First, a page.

3. Mid-size bulk-up: It has long been said that being a mid-sized research agency is an uncomfortable place to be – too small to compete with the resources of the majors but too large to be as nimble as small, boutique agencies. Today, however, that picture is being challenged by a series of mid-sized agencies who see an opportunity to leverage their strengths and grow into new markets. This has led to a spate of smaller transactions that are nonetheless significant in terms of the future landscape of the industry. Such firms may be publicly listed (for example, YouGov), corporately owned (Savanta) or privately held (Insites Consulting, Directions). All are moving into new segments and new geographies, usually with business models that challenge the old status quo.

  4. Seller reconsideration: Before the pandemic, many of the companies being sold came to market as their owners decided that it was time to retire and garner the benefits of their life’s work. In the ResTech arena, the calculation was somewhat different – many of the companies passing into new ownership had been set up from the beginning with a sale in mind. However, there were many in both camps who were content to wait it out a little longer, grow a little more or become more profitable so as to maximize the ultimate price that they would be paid. COVID upended that notion rapidly. No longer could managements plan in a seemingly stable environment. Now, uncertainty tends to be the rule of thumb, in which case the urge to sell earlier rather than later becomes all the stronger. If a business is profitable, has a history of growth and has a differentiated business model or product portfolio, it will be attractive to any of the buyers mentioned above. And with unsolicited approaches from buyers multiplying, the temptation to take profit now becomes more tempting.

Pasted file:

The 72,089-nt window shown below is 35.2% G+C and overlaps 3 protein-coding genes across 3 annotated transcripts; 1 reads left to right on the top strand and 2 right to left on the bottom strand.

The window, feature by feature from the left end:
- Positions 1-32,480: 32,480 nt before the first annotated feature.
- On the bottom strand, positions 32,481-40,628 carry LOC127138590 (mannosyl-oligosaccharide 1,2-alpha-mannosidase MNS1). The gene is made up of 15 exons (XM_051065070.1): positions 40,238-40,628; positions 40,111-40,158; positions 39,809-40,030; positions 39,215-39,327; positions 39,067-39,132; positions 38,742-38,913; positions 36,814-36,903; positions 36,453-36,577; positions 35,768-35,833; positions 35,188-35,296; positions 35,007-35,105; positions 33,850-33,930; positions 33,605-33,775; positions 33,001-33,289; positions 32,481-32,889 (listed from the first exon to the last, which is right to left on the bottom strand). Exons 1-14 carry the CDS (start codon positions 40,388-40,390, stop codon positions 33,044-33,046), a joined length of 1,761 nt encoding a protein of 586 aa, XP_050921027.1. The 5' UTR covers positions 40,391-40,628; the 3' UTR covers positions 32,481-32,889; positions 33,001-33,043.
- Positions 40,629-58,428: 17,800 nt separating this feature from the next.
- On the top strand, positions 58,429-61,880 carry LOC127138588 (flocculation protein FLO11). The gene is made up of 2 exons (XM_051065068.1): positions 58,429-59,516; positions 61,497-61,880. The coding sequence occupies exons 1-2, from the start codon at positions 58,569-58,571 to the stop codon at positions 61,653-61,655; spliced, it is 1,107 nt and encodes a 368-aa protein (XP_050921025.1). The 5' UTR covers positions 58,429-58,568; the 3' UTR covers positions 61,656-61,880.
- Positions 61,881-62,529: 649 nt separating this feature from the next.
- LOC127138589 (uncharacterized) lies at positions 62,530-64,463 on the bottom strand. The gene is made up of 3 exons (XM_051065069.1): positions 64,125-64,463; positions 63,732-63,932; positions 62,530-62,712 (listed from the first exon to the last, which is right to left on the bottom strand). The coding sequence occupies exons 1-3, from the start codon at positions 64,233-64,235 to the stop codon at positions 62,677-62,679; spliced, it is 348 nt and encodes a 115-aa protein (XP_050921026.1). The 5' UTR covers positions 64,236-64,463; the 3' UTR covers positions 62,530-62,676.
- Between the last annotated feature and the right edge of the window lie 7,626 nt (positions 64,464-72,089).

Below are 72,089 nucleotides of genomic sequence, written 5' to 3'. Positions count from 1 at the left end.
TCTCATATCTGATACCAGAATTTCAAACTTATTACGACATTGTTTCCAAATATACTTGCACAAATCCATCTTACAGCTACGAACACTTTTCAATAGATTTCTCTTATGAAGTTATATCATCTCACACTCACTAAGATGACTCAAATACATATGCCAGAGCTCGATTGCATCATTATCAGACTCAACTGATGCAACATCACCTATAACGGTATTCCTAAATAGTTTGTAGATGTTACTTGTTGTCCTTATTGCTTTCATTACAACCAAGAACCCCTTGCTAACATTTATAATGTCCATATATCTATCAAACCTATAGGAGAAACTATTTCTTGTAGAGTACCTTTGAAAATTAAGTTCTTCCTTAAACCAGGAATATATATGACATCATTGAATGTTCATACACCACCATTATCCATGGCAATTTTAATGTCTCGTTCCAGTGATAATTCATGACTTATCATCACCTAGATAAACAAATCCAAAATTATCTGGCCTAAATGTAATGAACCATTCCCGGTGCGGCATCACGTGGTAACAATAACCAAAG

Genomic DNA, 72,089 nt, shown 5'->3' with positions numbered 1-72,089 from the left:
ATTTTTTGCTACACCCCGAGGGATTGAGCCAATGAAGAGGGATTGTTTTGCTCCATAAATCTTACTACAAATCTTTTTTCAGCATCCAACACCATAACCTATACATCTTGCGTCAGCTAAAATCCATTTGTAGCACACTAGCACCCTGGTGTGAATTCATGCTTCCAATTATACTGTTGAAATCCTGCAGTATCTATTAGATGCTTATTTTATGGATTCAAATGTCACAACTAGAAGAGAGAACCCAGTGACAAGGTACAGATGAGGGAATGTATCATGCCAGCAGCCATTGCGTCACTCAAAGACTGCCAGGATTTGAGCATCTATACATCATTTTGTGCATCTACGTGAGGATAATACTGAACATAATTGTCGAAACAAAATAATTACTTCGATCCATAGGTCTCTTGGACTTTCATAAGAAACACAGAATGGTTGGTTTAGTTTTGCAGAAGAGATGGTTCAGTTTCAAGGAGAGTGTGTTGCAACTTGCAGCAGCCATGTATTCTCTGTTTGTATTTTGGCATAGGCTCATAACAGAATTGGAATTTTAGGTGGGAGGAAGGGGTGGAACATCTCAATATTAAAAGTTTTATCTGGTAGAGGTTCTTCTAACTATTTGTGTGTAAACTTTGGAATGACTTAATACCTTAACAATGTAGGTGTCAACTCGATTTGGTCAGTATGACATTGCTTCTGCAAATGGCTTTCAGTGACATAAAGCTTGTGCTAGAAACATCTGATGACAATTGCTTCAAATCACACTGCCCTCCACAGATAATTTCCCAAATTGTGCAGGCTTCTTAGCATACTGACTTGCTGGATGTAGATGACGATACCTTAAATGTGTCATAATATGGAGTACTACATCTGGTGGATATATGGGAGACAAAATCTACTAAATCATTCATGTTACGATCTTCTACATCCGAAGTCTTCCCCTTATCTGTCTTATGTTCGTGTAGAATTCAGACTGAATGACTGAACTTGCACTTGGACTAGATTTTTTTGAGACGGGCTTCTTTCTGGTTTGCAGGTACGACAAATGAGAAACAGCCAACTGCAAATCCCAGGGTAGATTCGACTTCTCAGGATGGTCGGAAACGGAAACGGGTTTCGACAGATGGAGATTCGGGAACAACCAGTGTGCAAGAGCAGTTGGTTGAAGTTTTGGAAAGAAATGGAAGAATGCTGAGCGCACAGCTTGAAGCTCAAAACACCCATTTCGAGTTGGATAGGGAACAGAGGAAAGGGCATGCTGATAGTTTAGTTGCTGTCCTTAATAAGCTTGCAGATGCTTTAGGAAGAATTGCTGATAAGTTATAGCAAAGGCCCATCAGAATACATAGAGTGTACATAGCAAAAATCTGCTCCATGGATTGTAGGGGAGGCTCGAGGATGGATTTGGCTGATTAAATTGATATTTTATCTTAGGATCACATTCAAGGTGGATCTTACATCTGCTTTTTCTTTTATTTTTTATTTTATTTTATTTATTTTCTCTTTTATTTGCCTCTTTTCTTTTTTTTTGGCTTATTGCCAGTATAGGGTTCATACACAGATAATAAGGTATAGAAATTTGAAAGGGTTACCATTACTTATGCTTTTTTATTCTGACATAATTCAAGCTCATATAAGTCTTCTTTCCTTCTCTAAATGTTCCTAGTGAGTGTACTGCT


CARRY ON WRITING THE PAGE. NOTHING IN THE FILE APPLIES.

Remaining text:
The combination of these four drivers not only explains the seeming frenzy of the M&A market in insights today, it will likely fuel the continuation of a strong transaction scene for at least a couple of years to come. It may also result in a strengthening of valuations and prices paid as the demand for attractive research assets continues high and their supply slowly dwindles. Only time will tell.

Simon Chadwick
ESOMAR Individual Member, Managing Partner at Cambiar Consulting, Editor in Chief of Research World at ESOMAR